In the morning I rode a train to the eastern end of Takamatsu and got off close to Mt Yashima. I was there to visit an open-air museum called Shikoku Mura, which literally translates to “Shikoku Village”. Shikoku Mura is home to around 30 preserved buildings that have been transplanted there from all around the island of Shikoku, as well as some of the nearby islands in the inland sea. These buildings give visitors an idea of what life was like on Shikoku before the modern era and the museum is a convenient alternative for visitors like me who didn’t have time to go deep into the island’s interior.
The first thing I came across after entering Shikoku Mura was the vine bridge. This bridge is from the Iya Valley, which is a part of Shikoku that has many deep river gorges and remote villages that used to be only accessible by bridges like this one.
In the lake below the vine bridge was large bottle with a suitcase inside it. I’m honestly not sure what this piece of modern art was supposed to represent.
Very close to the bridge is the farmer’s kabuki theater. This theater was transplanted from Shodoshima Island and was operated by the farmers and villagers lived nearby it. Live performances are still held at the theater during the summer.
Just beyond the theater is a small village comprised of various buildings from around Shikoku. Along with homes, workshops, and storehouses, there is also a sugar cane press. Normally we don’t think of Japan when we think of sugar production but during the Edo Period this part of Japan had a few sugar mills.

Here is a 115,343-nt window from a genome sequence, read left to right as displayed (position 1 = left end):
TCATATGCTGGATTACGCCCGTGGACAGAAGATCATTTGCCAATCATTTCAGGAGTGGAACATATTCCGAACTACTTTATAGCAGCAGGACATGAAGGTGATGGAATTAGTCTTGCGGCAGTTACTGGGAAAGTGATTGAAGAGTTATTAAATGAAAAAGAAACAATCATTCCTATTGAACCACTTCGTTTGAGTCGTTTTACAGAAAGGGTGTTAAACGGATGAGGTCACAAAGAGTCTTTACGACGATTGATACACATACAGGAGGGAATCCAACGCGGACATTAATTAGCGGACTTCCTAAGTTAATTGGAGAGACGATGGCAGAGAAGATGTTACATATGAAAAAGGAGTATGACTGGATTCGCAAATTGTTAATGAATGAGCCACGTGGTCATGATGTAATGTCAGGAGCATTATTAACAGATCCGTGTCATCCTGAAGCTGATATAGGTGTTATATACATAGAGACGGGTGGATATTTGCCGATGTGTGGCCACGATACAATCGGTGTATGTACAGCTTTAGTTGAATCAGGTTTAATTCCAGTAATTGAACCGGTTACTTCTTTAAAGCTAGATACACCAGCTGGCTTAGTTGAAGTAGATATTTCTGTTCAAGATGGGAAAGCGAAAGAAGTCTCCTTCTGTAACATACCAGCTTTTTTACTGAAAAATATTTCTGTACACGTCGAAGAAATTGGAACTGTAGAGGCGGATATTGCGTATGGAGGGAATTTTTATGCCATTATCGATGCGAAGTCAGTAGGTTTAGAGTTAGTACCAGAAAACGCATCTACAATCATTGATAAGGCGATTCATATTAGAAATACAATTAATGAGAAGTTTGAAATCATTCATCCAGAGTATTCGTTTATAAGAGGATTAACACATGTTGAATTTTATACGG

Following the paths up the slope of Mt Yashima leads to some western-style buildings from the late 1800s. The lighthouse and nearby homes were designed by a British architect and come from islands in the inland sea.
Though I would have liked to spend another half hour wandering around Shikoku Mura I unfortunately was out of time because the next bus going to the top of Mt Yashima was going to arrive soon. I hurried down the slope of the mountain and though the village towards the exit, passing an ornamental waterfall along the way. There are definitely a few spots in Shikoku Mura that I wasn’t able to get to that day but hopefully at some point I’ll be able to make second visit.
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